ORNAMENT Volume 31 No. 5


Art Nouveau Jewelry. Preserving Nature's Beauty
Starr Hagenbring. Coats of Many Colors
Georgia's Ring Shows. Pretty Cocky Stuff
Santa Fe Weaving Gallery. Supporting the Art of Dress
Ken Bova. A Soft Tech Methodology
Native American Silversmiths & The Curio Trade
Paithani Saris. An Indian Textile Tradition
Roman Mosaic Face Plaques and Beads

 
 

The Art Nouveau movement, which flourished in Europe at the turn of the twentieth century, found its fullest expression in poster art, architecture and the decorative arts, including jewelry. Flamboyant and fantastical, the Art Nouveau style was characterized by whiplash curves, asymmetric design, dramatic imagery, and vivid symbolism.

 

She pulls out a jacket she calls The Conversation Piece. It is hip-length and made of panels of mid-weight silk. The overall shape of the jacket is a modified trapeze with simple, kimonostyle lapels. Like Jacob’s Coat of Many Colors, it seems to be made of numerous fabrics in various colors, with plenty of gold, rich brown, black, and purple. But what makes the coat especially unusual are the three women’s faces Starr Hagenbring has painted onto the body of the jacket. The faces are perhaps slightly larger than life-sized and have the tranquil demeanor and classical proportions of Italian Renaissance portraits.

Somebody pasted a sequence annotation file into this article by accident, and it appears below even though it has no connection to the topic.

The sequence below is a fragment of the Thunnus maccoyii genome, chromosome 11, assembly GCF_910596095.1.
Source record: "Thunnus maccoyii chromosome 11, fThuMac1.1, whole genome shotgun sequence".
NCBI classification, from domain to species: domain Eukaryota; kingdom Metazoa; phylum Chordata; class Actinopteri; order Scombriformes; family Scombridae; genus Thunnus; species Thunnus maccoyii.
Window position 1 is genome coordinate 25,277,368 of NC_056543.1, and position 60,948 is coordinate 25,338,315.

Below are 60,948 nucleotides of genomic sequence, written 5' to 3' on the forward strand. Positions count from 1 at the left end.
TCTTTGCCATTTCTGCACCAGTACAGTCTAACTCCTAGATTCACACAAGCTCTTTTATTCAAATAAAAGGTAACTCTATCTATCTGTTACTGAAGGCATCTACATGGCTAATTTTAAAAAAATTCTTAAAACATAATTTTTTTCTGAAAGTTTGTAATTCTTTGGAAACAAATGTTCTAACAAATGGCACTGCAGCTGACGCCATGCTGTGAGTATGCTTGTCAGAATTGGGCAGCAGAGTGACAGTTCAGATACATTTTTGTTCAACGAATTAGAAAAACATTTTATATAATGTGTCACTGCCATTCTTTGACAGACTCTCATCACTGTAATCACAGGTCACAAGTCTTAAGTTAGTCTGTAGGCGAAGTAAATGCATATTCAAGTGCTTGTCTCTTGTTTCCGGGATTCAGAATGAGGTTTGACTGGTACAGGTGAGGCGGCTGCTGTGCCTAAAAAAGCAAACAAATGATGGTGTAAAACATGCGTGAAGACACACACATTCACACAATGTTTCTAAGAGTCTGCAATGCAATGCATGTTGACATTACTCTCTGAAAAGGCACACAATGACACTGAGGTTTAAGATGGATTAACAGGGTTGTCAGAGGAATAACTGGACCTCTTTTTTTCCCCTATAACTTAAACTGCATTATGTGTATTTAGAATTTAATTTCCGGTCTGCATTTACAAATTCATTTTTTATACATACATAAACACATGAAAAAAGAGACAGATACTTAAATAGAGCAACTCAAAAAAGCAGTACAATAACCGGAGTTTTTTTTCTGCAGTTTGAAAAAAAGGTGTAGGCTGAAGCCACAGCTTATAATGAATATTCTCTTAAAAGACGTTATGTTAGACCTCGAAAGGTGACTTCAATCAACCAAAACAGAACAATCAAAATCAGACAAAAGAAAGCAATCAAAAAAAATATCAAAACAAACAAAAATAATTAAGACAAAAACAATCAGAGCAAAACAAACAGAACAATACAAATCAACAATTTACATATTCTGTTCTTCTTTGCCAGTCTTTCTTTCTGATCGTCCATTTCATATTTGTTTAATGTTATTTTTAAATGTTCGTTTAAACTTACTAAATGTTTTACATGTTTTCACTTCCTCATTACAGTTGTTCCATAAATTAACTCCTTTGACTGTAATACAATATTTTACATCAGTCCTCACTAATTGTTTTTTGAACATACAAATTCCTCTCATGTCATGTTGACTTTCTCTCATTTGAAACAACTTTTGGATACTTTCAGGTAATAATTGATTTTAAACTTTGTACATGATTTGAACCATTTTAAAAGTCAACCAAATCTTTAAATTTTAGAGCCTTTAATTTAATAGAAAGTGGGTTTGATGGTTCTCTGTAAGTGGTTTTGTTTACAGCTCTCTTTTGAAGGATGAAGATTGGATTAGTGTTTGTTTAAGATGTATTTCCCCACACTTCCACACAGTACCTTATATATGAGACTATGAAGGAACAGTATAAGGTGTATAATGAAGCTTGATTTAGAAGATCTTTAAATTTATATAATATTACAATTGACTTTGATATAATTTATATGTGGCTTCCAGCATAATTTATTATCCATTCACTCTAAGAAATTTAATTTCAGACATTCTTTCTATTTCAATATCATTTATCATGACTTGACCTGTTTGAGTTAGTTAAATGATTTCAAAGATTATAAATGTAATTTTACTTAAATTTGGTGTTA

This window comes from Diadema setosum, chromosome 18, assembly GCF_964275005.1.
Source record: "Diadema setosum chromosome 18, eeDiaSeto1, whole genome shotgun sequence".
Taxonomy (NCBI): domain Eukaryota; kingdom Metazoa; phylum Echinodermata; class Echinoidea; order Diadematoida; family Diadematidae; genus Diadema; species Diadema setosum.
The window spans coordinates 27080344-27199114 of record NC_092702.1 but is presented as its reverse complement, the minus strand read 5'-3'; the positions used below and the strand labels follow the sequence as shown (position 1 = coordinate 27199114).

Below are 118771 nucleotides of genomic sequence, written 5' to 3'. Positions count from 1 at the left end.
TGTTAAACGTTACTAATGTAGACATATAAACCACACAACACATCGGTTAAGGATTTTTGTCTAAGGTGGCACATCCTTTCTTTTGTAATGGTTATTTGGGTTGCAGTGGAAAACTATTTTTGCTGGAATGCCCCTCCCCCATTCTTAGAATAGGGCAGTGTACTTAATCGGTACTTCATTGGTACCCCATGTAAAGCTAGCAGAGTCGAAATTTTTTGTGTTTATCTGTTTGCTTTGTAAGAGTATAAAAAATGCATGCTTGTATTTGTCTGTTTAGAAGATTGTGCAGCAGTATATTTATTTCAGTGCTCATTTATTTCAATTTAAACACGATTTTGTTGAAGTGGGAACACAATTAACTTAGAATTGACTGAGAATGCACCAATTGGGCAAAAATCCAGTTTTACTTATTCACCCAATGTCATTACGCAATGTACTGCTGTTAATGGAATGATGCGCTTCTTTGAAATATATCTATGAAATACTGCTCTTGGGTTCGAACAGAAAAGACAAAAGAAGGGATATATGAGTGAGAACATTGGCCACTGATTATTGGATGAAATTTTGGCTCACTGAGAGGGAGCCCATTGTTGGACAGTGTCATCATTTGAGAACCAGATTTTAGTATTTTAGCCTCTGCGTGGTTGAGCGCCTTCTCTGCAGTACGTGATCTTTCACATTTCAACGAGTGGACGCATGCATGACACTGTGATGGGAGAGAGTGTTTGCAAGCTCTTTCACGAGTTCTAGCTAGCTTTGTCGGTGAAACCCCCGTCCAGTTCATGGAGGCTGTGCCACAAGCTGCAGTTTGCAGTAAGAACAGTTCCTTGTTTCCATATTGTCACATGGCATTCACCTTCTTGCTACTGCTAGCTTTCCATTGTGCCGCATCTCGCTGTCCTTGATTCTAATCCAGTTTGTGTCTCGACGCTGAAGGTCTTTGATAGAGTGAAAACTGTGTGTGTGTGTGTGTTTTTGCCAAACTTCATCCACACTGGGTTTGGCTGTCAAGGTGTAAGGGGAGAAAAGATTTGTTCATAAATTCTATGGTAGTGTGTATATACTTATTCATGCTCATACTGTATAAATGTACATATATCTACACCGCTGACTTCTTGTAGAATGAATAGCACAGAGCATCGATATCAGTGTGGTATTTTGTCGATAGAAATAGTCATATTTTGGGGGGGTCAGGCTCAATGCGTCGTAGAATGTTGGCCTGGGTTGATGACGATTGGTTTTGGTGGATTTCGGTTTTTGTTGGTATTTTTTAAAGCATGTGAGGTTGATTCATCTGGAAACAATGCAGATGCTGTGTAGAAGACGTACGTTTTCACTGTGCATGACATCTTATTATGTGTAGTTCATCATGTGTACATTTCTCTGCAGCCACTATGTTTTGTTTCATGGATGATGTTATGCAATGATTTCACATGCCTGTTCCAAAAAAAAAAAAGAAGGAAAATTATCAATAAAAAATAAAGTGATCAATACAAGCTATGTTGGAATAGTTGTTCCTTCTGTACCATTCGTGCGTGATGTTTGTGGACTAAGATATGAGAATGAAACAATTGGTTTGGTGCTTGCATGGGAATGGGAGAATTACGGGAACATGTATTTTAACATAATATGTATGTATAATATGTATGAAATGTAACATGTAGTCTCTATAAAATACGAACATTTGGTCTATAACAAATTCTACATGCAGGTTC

When jeweler Mary Hallam Pearse arrived at the University of Georgia in 2005, she found an odd collection of rings tucked away on glass shelves in a vintage wooden display case along a back wall in the jewelry and metalwork studio, largely obscured by dust. Inside were hundreds of rings with faded tags listing quirky titles and names of artists—many of whom are now considered leaders in the field, such as Jamie Bennett, Harlan Butt, the late Ken Cory, Robert Ebendorf, Susan Kingsley, Rod McCormick, Bruce Metcalf, Jim Meyer, Barbara Walter, and Nancy Worden.

 

Showing through April 19, 2009, in Santa Fe, New Mexico, the Wheelwright Museum of the American Indian’s newest exhibition, From the Railroad to Route 66: The Native American Curio Trade in New Mexico, and its accompanying catalog are the result of more than fifteen years’ research by museum director Jonathan Batkin.

 

An Indian textile tradition traversing centuries, the grandeur of Paithani silk saris is striking —bright warm colors of parrot green, shocking pink teamed with expansive pallavs (the visible end of the sari which hangs loose on the back when draped (usually three-fourths of a meter or more in length), with borders in zari (golden threads). Its shimmering gold pallav and border is extravagantly peppered with silken motifs, painstakingly worked by hand. Matching the body of the sari is twin-colored silk, creating a double-shaded effect.